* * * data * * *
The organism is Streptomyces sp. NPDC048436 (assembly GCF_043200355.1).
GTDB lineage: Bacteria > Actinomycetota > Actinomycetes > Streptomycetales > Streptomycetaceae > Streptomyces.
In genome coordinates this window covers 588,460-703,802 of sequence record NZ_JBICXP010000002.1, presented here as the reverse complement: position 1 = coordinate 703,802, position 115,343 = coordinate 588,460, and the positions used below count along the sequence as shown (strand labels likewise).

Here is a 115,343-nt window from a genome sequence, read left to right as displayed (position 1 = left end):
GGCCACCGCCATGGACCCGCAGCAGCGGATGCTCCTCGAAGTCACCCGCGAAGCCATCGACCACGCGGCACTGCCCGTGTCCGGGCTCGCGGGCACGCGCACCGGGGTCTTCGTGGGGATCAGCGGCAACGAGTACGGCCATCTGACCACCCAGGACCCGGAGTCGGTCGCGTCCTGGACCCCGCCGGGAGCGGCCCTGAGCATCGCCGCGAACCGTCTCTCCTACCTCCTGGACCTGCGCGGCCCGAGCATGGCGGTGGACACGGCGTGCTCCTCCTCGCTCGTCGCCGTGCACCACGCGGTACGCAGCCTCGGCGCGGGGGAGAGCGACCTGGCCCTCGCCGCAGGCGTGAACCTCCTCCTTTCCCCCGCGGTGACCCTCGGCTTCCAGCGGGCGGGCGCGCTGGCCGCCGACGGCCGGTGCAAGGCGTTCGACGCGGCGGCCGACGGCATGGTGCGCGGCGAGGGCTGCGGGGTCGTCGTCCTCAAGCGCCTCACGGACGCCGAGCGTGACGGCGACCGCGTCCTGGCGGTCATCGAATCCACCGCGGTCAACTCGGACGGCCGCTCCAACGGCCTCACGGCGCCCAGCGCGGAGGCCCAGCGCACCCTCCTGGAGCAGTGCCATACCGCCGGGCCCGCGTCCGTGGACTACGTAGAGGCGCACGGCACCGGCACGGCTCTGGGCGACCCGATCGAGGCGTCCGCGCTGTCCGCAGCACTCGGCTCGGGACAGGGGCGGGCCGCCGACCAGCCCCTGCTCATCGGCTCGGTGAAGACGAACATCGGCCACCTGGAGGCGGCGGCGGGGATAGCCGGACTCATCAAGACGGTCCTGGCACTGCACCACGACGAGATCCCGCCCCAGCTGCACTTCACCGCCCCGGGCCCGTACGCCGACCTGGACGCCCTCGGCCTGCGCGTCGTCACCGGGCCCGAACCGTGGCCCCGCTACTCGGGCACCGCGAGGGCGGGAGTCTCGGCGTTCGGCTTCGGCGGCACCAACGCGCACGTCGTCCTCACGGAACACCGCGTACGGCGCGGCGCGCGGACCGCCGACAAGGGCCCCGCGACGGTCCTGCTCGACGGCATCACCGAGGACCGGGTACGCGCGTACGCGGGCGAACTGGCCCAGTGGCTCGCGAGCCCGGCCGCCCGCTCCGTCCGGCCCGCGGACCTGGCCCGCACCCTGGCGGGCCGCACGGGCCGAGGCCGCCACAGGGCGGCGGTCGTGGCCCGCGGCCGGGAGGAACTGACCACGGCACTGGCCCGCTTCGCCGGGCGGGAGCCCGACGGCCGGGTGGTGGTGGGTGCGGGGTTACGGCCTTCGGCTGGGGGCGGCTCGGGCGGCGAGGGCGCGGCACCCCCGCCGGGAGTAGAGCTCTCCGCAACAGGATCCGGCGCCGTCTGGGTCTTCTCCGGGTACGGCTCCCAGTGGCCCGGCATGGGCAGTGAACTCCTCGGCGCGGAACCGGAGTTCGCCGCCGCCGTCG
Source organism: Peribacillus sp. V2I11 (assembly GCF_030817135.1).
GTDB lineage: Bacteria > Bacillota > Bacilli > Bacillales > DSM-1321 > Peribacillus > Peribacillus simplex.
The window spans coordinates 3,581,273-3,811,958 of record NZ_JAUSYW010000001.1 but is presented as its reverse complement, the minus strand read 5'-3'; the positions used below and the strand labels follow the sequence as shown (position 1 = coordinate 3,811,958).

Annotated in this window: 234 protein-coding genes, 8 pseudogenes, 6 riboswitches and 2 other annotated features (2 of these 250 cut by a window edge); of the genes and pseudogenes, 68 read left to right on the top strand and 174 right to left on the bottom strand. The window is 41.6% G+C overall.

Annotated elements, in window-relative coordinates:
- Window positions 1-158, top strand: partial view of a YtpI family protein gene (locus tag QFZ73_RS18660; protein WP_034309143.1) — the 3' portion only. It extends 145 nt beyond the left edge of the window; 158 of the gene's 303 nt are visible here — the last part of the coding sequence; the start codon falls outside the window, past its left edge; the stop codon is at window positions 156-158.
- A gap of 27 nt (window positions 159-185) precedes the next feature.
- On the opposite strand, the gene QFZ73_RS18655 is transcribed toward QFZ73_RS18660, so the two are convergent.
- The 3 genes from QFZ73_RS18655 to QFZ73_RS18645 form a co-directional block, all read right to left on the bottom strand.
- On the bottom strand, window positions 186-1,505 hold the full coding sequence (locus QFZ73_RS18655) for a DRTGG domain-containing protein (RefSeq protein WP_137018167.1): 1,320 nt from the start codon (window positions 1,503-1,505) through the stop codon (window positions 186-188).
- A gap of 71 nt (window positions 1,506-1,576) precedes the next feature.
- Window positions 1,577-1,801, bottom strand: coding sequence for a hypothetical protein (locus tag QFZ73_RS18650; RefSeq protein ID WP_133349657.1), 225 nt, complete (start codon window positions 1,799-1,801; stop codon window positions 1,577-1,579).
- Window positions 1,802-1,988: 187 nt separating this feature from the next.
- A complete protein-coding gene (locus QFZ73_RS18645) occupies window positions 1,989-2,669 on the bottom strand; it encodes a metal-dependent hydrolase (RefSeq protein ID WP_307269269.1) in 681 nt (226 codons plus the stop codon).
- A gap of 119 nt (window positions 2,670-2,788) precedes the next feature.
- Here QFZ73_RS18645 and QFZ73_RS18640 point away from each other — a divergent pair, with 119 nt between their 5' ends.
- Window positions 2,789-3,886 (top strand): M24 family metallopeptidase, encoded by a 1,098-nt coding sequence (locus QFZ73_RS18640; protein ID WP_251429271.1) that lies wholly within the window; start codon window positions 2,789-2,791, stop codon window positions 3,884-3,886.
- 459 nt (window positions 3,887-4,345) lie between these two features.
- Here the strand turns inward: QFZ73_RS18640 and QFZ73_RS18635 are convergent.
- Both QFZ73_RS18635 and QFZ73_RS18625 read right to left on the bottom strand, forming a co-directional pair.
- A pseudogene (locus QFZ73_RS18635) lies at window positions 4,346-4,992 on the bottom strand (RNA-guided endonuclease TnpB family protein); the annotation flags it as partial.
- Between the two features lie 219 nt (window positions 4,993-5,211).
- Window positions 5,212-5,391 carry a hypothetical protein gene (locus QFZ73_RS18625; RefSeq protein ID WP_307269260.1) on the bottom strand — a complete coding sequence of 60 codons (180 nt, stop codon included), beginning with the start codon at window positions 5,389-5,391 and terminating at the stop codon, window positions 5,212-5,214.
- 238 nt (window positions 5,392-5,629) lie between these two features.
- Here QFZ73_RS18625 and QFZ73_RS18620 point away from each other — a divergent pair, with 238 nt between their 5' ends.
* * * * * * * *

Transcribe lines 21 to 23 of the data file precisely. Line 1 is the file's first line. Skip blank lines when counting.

- Here QFZ73_RS18645 and QFZ73_RS18640 point away from each other — a divergent pair, with 119 nt between their 5' ends.
- Window positions 2,789-3,886 (top strand): M24 family metallopeptidase, encoded by a 1,098-nt coding sequence (locus QFZ73_RS18640; protein ID WP_251429271.1) that lies wholly within the window; start codon window positions 2,789-2,791, stop codon window positions 3,884-3,886.
- 459 nt (window positions 3,887-4,345) lie between these two features.